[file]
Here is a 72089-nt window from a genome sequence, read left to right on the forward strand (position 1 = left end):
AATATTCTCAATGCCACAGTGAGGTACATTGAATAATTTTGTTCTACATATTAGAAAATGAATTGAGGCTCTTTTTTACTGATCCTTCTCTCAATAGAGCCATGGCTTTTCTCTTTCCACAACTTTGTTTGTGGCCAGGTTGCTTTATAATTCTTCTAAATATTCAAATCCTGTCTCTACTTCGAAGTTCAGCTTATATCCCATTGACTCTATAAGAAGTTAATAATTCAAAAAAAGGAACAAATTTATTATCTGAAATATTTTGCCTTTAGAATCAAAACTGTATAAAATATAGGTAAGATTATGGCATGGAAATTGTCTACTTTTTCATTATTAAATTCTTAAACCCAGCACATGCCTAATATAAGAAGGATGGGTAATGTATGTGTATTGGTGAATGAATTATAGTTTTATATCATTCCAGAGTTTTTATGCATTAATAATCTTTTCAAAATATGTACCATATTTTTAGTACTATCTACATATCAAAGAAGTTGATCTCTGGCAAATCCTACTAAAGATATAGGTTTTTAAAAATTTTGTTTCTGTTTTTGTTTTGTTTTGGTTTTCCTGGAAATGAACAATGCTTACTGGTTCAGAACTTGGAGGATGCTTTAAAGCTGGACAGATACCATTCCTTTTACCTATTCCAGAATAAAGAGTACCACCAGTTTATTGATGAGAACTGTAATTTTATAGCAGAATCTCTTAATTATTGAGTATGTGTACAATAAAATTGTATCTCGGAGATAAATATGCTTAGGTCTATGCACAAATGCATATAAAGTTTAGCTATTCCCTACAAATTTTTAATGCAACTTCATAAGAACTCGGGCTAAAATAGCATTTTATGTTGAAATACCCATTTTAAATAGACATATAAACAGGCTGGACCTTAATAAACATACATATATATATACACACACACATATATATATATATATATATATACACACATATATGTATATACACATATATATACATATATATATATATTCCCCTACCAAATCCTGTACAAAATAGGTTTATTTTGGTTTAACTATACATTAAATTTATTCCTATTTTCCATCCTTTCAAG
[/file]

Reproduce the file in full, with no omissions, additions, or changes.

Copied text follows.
Here is a 72089-nt window from a genome sequence, read left to right on the forward strand (position 1 = left end):
AATATTCTCAATGCCACAGTGAGGTACATTGAATAATTTTGTTCTACATATTAGAAAATGAATTGAGGCTCTTTTTTACTGATCCTTCTCTCAATAGAGCCATGGCTTTTCTCTTTCCACAACTTTGTTTGTGGCCAGGTTGCTTTATAATTCTTCTAAATATTCAAATCCTGTCTCTACTTCGAAGTTCAGCTTATATCCCATTGACTCTATAAGAAGTTAATAATTCAAAAAAAGGAACAAATTTATTATCTGAAATATTTTGCCTTTAGAATCAAAACTGTATAAAATATAGGTAAGATTATGGCATGGAAATTGTCTACTTTTTCATTATTAAATTCTTAAACCCAGCACATGCCTAATATAAGAAGGATGGGTAATGTATGTGTATTGGTGAATGAATTATAGTTTTATATCATTCCAGAGTTTTTATGCATTAATAATCTTTTCAAAATATGTACCATATTTTTAGTACTATCTACATATCAAAGAAGTTGATCTCTGGCAAATCCTACTAAAGATATAGGTTTTTAAAAATTTTGTTTCTGTTTTTGTTTTGTTTTGGTTTTCCTGGAAATGAACAATGCTTACTGGTTCAGAACTTGGAGGATGCTTTAAAGCTGGACAGATACCATTCCTTTTACCTATTCCAGAATAAAGAGTACCACCAGTTTATTGATGAGAACTGTAATTTTATAGCAGAATCTCTTAATTATTGAGTATGTGTACAATAAAATTGTATCTCGGAGATAAATATGCTTAGGTCTATGCACAAATGCATATAAAGTTTAGCTATTCCCTACAAATTTTTAATGCAACTTCATAAGAACTCGGGCTAAAATAGCATTTTATGTTGAAATACCCATTTTAAATAGACATATAAACAGGCTGGACCTTAATAAACATACATATATATATACACACACACATATATATATATATATATATATACACACATATATGTATATACACATATATATACATATATATATATATTCCCCTACCAAATCCTGTACAAAATAGGTTTATTTTGGTTTAACTATACATTAAATTTATTCCTATTTTCCATCCTTTCAAG